In 1979, Dr. Earle set a women’s depth record with a dive to 381 metres; in 1986 she descended to 1,000 metres and tied the world solo depth record for diving in a sub. In 2009, Dr. Earle was awarded a TED Prize, given annually to an individual with a vision to inspire the world and change it for the better. She used the funds to set up Mission Blue, a project that aims to protect certain places around the world that are critical to the health of the oceans.
When speaking about Mission Blue, Dr. Earle described the ethos of the project with this statement-
“I wish you would use all means at your disposal – films! expeditions! the web! more! — to ignite public support for a global network of marine protected areas, Hope Spots large enough to save and restore the ocean, the blue heart of the planet.”
Public involvement is hugely important
The concept of public involvement is hugely important to the success of the Hope Spots, which is why those being set up in South Africa will strive to engage not only scientists and conservationists, but scholars and schoolchildren, civilians and sportsmen, government officials and entrepreneurs. The health of our oceans reflects directly upon the health of humanity as a whole, which is precisely why the effort to conserve them must not be exclusive; why people from all cultural and socioeconomic backgrounds must be encouraged to take a proactive interest in their future.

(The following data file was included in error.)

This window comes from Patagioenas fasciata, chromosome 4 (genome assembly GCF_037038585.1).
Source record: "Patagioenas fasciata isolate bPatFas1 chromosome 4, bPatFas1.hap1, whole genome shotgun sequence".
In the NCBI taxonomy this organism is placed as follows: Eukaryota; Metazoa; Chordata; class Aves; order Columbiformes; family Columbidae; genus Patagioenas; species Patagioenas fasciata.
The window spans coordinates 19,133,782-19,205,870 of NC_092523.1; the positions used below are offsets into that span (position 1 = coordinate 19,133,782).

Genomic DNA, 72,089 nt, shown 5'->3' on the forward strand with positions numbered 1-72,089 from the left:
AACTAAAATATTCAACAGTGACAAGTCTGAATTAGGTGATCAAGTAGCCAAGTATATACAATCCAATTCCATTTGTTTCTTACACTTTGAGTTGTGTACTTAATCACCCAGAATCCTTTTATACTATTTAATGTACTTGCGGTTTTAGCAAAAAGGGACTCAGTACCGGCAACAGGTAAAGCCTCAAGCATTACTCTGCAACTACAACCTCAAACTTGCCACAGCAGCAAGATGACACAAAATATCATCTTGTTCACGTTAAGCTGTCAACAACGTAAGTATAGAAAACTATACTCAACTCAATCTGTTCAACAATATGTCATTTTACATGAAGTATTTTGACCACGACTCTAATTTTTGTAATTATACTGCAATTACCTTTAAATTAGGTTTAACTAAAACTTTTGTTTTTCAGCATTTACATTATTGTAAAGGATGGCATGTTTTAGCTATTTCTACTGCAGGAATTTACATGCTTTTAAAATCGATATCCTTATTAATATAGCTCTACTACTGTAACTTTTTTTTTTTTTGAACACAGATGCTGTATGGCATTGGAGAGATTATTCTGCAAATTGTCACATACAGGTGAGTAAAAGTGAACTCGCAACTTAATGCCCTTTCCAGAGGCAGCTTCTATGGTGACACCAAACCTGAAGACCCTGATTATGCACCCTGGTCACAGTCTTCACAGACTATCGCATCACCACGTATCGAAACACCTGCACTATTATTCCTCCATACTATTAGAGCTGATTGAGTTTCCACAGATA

Coastal resources provide R85 billion per year
The benefits of establishing Hope Spots in South Africa are manifold – for not only will they help to safeguard the rich marine biodiversity that is the country’s heritage, they will also have positive ramifications on a human level. In 2011, coastal resources were responsible for R85 billion of the country’s income, making them worth nearly 4% of South Africa’s GDP. Evidently, the conservation of these habitats carries a considerable financial benefit; additionally, healthy coastal ecosystems including mangroves, marshes and seagrass beds play an invaluable role in absorbing carbon dioxide from the atmosphere and replacing it with precious oxygen.